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NOAA Addresses Climate in Each State

Local perspective emphasized in individual U.S. state summaries

Red barn with mill house near a dam
Courtesy of bpprice, Creative Commons 2.0

New climate summaries from NOAA offer up-to-date, local perspectives on climate in each state, covering the entire United States plus Puerto Rico and the U.S. Virgin Islands. The new State Climate Summaries have been developed in partnership with the Cooperative Institute for Satellite Earth System Studies (CISESS), six Regional Climate Centers (RCCs), and individual state climatologists. An interactive website hosted by CISESS gives the public easy access to the information. 

The State Climate Summaries spell out recent local conditions for each state and provide insights about the state’s climate outlook based on historical trends. Climate is distinguished from daily weather because climate reflects a longer period of time and measures averages of weather conditions. The summaries, which are available both as web pages and downloadable PDFs ranging from four to six pages in length, describe historical temperature and precipitation conditions for each state and use several visual aids to show past observations and plausible future projections. 

Specifically, the summaries cover:

  • Historical climate variations and trends
  • Noteworthy extreme weather events
  • Future projections of climate conditions over the next century
  • Past and future conditions of sea level and coastal flooding, where applicable

The summaries and graphics are an outgrowth of an ongoing effort by NOAA and partners, including the U.S. Global Change Research Program (USGCRP), to share easily understood information with the public about the state of the climate in the United States. The effort supports individuals, organizations, tribes, and communities in building their understanding of climate conditions and demonstrating the importance and significance of changes occurring locally, nationwide, and ultimately, globally. 

State Climate Summaries: Showing and Telling

For each state, a summary is paired with three concise “Key Messages” that briefly describe specific conditions that are unique to the individual state’s climate. Key Messages highlight temperature and precipitation information and include regionally important details, such as issues pertaining to coastal flooding, drought risks, agricultural impacts, and snowpack, among other conditions.

 

Accompanying each longer summary are simple graphics—figures such as bar charts, line graphs, and maps—to show trends and make the information more easily understandable. Each summary includes a standard set of figures, beginning with the state’s Observed and Projected Temperature Change. The temperature change graphic shows possible increases in each state based on two possible futures, also referred to as pathways: one in which greenhouse gas emissions continue to increase rapidly (higher emissions) and another in which greenhouse gas emissions increase at a slower rate (lower emissions). Greenhouse gas emissions, primarily due to human activity, are the main driver of global climate change.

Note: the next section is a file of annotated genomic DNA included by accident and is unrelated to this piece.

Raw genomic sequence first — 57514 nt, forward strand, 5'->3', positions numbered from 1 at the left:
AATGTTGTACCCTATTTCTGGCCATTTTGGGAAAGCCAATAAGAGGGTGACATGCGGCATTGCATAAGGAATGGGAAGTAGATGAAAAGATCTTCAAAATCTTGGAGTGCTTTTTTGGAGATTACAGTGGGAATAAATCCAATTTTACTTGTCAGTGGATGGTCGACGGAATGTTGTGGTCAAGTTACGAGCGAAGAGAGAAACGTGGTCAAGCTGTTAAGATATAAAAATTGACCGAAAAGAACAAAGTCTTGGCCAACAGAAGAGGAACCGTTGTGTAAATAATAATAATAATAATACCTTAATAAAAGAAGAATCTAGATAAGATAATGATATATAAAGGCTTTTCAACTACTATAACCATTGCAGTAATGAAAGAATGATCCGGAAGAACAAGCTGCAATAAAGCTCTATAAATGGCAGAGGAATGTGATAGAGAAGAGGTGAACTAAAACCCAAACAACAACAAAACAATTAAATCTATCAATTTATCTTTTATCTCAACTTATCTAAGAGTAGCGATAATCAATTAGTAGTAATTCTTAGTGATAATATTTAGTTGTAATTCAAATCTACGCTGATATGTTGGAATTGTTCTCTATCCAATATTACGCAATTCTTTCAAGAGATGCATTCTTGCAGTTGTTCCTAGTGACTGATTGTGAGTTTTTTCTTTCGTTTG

Additional figures are provided for unique climate-related conditions that are relevant to a state, such as information about the levels of important bodies of water or the intensity of drought based on the Palmer Drought Severity Index.

 

From the State Climate Summaries website, all 51 summaries can be downloaded as PDFs or accessed online, as can each individual figure. Figures are clickable to enlarge on any screen and can be shared via social media and email. 

Data Supporting the State Climate Summaries

The scientific data used to build each summary chiefly come from the authoritative signature datasets stewarded by NOAA NCEI. Those specifically include: 

  • GHCNd, Global Historical Climatological Network-Daily, daily climate records
  • nClimDiv, Climate Divisional Dataset, several weather indices for 344 climate divisions 

Additional data are used from widely available sources, such as the Fourth National Climate Assessment (NCA4). A robust review process included regional partners and individual state climatologists. The summaries are also supported by the White House Office of Science and Technology Policy.

A key feature of this project is the extensive metadata that is provided for each of the more than 500 figures. Metadata is critical for transparency and reproducibility of the information and findings presented in figures. It provides users access to data, methods, and, for the first time ever, source code, allowing users to reproduce results or do their own original analysis. Documentation meets the highest standards under the Information Quality and Foundations for Evidence-Based Policymaking Acts. Documentation for each figure is available through the metadata viewer, which can be accessed by clicking the eyeball icon appearing with each figure in the summaries. See this example for Delaware. Additional information about data and methods is provided in a Technical Details document

A growing recognition of the need for local state-centric climate information arose after the passage of the U.S. Global Change Research Act of 1990, which led to the production of the National Climate Assessment. A first set of state summaries was released in 2017 ahead of the issuance of NCA4. NCA5 is scheduled for release in 2023.

Reference: Kunkel, K. E., R. Frankson, J. Runkle, S. M. Champion, L. E. Stevens, D. R. Easterling, B. C. Stewart, A. McCarrick, and C. R. Lemery (Eds.), 2022: State Climate Summaries for the United States 2022. NOAA Technical Report NESDIS 150. NOAA/NESDIS, Silver Spring, MD.